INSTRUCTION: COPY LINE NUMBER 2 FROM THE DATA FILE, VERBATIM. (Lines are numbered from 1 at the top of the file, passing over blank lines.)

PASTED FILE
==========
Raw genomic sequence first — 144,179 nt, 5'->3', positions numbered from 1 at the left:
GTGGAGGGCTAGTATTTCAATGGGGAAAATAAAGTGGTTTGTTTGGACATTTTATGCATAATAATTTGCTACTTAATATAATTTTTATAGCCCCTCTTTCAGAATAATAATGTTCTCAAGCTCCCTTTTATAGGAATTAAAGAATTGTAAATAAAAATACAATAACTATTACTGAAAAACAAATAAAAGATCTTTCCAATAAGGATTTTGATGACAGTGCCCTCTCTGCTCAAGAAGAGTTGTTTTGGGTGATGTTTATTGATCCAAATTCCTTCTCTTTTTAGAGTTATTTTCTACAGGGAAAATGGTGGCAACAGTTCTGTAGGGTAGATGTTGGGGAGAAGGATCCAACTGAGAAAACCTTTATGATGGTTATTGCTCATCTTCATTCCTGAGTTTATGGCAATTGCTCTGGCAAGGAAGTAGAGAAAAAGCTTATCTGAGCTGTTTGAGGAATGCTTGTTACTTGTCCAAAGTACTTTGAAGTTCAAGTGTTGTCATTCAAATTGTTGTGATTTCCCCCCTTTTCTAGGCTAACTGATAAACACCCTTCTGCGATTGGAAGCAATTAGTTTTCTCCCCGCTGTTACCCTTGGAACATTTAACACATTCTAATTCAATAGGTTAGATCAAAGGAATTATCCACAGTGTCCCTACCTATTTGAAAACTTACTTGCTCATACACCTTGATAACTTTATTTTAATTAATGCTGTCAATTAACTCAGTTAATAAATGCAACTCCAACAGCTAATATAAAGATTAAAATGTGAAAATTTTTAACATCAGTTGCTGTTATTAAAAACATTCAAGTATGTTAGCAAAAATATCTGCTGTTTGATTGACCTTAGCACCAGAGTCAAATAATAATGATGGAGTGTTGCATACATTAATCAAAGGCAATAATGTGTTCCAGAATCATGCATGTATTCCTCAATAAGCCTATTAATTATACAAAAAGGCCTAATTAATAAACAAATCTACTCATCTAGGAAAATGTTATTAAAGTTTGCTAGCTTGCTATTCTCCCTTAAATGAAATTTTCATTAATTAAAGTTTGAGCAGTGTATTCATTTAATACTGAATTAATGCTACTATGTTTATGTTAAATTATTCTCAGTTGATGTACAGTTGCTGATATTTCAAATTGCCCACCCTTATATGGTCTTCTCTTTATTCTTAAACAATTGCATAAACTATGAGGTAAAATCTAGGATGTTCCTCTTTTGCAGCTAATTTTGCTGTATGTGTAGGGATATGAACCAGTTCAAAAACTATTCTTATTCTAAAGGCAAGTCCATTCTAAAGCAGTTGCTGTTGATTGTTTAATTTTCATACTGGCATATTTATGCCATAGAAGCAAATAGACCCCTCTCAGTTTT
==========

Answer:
GTGGAGGGCTAGTATTTCAATGGGGAAAATAAAGTGGTTTGTTTGGACATTTTATGCATAATAATTTGCTACTTAATATAATTTTTATAGCCCCTCTTTCAGAATAATAATGTTCTCAAGCTCCCTTTTATAGGAATTAAAGAATTGTAAATAAAAATACAATAACTATTACTGAAAAACAAATAAAAGATCTTTCCAATAAGGATTTTGATGACAGTGCCCTCTCTGCTCAAGAAGAGTTGTTTTGGGTGATGTTTATTGATCCAAATTCCTTCTCTTTTTAGAGTTATTTTCTACAGGGAAAATGGTGGCAACAGTTCTGTAGGGTAGATGTTGGGGAGAAGGATCCAACTGAGAAAACCTTTATGATGGTTATTGCTCATCTTCATTCCTGAGTTTATGGCAATTGCTCTGGCAAGGAAGTAGAGAAAAAGCTTATCTGAGCTGTTTGAGGAATGCTTGTTACTTGTCCAAAGTACTTTGAAGTTCAAGTGTTGTCATTCAAATTGTTGTGATTTCCCCCCTTTTCTAGGCTAACTGATAAACACCCTTCTGCGATTGGAAGCAATTAGTTTTCTCCCCGCTGTTACCCTTGGAACATTTAACACATTCTAATTCAATAGGTTAGATCAAAGGAATTATCCACAGTGTCCCTACCTATTTGAAAACTTACTTGCTCATACACCTTGATAACTTTATTTTAATTAATGCTGTCAATTAACTCAGTTAATAAATGCAACTCCAACAGCTAATATAAAGATTAAAATGTGAAAATTTTTAACATCAGTTGCTGTTATTAAAAACATTCAAGTATGTTAGCAAAAATATCTGCTGTTTGATTGACCTTAGCACCAGAGTCAAATAATAATGATGGAGTGTTGCATACATTAATCAAAGGCAATAATGTGTTCCAGAATCATGCATGTATTCCTCAATAAGCCTATTAATTATACAAAAAGGCCTAATTAATAAACAAATCTACTCATCTAGGAAAATGTTATTAAAGTTTGCTAGCTTGCTATTCTCCCTTAAATGAAATTTTCATTAATTAAAGTTTGAGCAGTGTATTCATTTAATACTGAATTAATGCTACTATGTTTATGTTAAATTATTCTCAGTTGATGTACAGTTGCTGATATTTCAAATTGCCCACCCTTATATGGTCTTCTCTTTATTCTTAAACAATTGCATAAACTATGAGGTAAAATCTAGGATGTTCCTCTTTTGCAGCTAATTTTGCTGTATGTGTAGGGATATGAACCAGTTCAAAAACTATTCTTATTCTAAAGGCAAGTCCATTCTAAAGCAGTTGCTGTTGATTGTTTAATTTTCATACTGGCATATTTATGCCATAGAAGCAAATAGACCCCTCTCAGTTTT